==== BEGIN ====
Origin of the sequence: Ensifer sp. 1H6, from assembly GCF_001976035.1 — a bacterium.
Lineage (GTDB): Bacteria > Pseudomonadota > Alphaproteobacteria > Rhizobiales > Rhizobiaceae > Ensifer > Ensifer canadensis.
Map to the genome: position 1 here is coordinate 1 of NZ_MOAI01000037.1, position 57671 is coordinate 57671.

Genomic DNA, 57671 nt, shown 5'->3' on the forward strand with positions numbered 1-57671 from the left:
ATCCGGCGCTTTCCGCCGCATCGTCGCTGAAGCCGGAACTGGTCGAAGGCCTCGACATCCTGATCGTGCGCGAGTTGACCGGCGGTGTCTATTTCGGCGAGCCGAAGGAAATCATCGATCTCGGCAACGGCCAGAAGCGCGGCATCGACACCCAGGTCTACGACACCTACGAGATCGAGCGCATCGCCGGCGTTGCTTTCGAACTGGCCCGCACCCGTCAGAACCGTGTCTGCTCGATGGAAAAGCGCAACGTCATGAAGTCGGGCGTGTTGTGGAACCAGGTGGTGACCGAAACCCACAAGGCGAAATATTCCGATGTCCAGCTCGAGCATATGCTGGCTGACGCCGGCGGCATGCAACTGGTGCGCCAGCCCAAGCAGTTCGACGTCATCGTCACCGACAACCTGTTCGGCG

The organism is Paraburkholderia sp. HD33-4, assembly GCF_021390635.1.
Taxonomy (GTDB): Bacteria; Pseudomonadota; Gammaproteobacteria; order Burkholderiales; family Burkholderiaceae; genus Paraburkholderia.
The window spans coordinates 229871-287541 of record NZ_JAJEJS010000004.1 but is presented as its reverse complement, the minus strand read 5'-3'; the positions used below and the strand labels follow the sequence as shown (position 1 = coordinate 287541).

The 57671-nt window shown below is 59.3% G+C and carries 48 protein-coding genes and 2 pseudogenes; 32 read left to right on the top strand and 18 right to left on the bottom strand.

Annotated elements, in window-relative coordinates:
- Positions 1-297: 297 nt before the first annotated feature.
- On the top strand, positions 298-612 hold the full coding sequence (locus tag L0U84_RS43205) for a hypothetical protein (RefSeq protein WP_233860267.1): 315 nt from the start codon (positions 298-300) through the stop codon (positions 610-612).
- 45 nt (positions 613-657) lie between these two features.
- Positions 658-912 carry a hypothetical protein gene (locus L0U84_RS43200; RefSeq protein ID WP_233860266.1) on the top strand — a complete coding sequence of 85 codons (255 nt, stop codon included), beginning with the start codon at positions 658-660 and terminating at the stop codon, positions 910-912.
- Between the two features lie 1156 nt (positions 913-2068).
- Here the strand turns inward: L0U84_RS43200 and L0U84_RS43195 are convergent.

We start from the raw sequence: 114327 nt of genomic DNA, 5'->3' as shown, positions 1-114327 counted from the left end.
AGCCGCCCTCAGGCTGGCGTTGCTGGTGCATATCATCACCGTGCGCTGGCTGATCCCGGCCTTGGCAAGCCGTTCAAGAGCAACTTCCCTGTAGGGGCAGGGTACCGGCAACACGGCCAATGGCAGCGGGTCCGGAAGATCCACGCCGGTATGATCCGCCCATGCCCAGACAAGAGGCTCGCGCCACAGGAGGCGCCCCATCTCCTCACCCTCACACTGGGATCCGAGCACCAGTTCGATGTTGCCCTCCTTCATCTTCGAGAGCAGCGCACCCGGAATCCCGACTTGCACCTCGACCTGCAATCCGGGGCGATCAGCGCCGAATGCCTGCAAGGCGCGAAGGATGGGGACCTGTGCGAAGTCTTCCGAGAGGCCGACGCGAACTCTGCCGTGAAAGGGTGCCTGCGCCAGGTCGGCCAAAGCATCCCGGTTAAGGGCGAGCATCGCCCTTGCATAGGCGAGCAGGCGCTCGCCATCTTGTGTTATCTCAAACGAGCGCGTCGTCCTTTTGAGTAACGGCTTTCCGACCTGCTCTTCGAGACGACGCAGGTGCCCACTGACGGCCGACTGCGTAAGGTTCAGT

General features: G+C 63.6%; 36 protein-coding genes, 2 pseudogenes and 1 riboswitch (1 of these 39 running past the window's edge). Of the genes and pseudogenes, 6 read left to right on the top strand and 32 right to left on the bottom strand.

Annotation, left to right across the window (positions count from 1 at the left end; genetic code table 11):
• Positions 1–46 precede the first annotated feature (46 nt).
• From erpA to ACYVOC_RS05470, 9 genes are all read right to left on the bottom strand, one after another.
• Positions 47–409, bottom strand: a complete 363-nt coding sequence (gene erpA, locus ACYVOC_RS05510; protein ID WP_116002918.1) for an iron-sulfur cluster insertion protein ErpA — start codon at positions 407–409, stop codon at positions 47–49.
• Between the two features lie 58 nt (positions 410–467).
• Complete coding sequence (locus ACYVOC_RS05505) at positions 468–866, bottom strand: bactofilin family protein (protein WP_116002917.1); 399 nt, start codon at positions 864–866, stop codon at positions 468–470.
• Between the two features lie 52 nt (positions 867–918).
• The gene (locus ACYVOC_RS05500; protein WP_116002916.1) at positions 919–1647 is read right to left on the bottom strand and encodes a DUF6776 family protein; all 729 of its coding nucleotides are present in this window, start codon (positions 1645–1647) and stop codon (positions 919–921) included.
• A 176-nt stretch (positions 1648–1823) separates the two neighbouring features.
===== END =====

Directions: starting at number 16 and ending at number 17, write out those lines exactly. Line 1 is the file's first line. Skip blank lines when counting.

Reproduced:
- Here the strand turns inward: L0U84_RS43200 and L0U84_RS43195 are convergent.

We start from the raw sequence: 114327 nt of genomic DNA, 5'->3' as shown, positions 1-114327 counted from the left end.